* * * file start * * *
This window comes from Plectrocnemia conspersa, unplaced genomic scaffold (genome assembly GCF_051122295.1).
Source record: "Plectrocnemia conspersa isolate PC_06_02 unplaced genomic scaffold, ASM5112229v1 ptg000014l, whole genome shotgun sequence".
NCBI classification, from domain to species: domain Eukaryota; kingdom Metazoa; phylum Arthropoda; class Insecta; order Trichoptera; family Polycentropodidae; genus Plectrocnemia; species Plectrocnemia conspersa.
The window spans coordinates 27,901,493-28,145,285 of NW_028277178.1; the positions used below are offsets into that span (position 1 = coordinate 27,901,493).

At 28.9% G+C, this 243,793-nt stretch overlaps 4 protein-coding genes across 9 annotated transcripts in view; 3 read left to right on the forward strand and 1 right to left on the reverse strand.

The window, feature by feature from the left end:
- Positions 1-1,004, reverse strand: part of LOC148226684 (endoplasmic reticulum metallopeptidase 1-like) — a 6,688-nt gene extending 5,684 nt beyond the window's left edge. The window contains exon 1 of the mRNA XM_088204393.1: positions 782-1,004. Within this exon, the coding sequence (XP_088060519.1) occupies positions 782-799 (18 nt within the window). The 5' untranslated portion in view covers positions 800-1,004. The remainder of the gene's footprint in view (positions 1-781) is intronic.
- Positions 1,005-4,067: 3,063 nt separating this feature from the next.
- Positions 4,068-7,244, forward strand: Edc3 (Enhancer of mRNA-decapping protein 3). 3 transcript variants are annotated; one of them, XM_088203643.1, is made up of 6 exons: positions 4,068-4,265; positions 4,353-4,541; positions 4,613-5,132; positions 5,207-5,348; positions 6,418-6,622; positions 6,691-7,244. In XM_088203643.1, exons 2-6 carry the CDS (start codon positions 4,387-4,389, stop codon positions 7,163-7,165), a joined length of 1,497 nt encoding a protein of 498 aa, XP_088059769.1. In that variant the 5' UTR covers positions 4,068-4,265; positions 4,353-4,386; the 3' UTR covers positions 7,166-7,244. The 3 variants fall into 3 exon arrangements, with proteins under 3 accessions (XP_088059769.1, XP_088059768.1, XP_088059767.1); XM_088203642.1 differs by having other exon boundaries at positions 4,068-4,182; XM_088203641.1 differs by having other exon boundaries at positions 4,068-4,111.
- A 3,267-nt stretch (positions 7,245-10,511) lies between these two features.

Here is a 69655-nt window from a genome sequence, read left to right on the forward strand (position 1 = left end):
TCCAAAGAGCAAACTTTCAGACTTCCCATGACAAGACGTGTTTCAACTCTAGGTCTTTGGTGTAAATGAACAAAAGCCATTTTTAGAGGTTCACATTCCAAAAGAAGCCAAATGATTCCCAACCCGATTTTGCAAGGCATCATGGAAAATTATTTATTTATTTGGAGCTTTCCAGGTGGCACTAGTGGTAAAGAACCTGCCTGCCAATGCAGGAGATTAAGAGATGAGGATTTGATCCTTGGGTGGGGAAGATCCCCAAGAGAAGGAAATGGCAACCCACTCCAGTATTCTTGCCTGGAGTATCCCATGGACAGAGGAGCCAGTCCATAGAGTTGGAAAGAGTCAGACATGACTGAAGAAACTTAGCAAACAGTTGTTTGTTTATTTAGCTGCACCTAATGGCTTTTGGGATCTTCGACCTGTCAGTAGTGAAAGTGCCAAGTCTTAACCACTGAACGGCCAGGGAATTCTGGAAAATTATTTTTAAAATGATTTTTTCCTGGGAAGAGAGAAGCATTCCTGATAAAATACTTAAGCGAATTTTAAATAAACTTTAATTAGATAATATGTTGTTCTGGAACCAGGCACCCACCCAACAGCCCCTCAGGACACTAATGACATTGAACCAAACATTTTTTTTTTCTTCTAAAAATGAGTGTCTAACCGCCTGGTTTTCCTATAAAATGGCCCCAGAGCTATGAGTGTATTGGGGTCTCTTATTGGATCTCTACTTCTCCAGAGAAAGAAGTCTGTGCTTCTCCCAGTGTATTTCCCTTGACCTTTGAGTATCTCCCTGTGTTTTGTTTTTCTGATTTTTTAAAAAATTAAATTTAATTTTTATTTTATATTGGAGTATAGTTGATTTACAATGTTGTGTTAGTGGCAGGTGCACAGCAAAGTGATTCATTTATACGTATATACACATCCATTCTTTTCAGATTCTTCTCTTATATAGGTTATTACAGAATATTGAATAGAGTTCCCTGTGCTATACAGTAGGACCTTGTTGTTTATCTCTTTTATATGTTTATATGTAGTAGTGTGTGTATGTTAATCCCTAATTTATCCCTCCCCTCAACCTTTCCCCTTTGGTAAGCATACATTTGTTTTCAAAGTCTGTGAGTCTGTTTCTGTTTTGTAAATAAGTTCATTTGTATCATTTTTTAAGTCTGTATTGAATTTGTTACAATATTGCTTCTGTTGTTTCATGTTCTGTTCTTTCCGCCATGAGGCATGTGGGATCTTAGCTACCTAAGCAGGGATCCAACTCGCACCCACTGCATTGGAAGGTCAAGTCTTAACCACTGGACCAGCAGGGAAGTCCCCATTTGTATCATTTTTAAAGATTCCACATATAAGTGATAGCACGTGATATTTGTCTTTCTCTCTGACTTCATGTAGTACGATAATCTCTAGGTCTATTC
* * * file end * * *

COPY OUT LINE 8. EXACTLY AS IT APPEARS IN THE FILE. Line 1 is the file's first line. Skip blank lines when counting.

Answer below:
- Positions 1,005-4,067: 3,063 nt separating this feature from the next.